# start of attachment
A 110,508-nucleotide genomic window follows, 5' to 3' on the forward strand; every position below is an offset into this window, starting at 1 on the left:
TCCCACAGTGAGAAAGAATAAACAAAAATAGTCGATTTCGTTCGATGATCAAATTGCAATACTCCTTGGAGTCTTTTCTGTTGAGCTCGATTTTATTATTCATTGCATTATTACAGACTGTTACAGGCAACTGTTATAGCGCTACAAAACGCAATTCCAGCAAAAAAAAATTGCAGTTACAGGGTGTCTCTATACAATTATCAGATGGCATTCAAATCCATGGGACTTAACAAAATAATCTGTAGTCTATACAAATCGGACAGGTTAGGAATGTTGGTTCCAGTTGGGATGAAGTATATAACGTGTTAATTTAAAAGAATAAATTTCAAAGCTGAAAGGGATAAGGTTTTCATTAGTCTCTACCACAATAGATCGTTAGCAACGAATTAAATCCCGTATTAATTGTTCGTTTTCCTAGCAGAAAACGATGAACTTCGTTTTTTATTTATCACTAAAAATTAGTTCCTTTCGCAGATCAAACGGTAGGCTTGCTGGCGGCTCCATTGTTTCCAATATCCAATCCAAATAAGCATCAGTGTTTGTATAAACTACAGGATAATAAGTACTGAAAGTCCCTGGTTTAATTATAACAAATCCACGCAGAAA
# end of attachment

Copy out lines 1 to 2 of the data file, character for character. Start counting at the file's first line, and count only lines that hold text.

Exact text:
A 110,508-nucleotide genomic window follows, 5' to 3' on the forward strand; every position below is an offset into this window, starting at 1 on the left:
TCCCACAGTGAGAAAGAATAAACAAAAATAGTCGATTTCGTTCGATGATCAAATTGCAATACTCCTTGGAGTCTTTTCTGTTGAGCTCGATTTTATTATTCATTGCATTATTACAGACTGTTACAGGCAACTGTTATAGCGCTACAAAACGCAATTCCAGCAAAAAAAAATTGCAGTTACAGGGTGTCTCTATACAATTATCAGATGGCATTCAAATCCATGGGACTTAACAAAATAATCTGTAGTCTATACAAATCGGACAGGTTAGGAATGTTGGTTCCAGTTGGGATGAAGTATATAACGTGTTAATTTAAAAGAATAAATTTCAAAGCTGAAAGGGATAAGGTTTTCATTAGTCTCTACCACAATAGATCGTTAGCAACGAATTAAATCCCGTATTAATTGTTCGTTTTCCTAGCAGAAAACGATGAACTTCGTTTTTTATTTATCACTAAAAATTAGTTCCTTTCGCAGATCAAACGGTAGGCTTGCTGGCGGCTCCATTGTTTCCAATATCCAATCCAAATAAGCATCAGTGTTTGTATAAACTACAGGATAATAAGTACTGAAAGTCCCTGGTTTAATTATAACAAATCCACGCAGAAA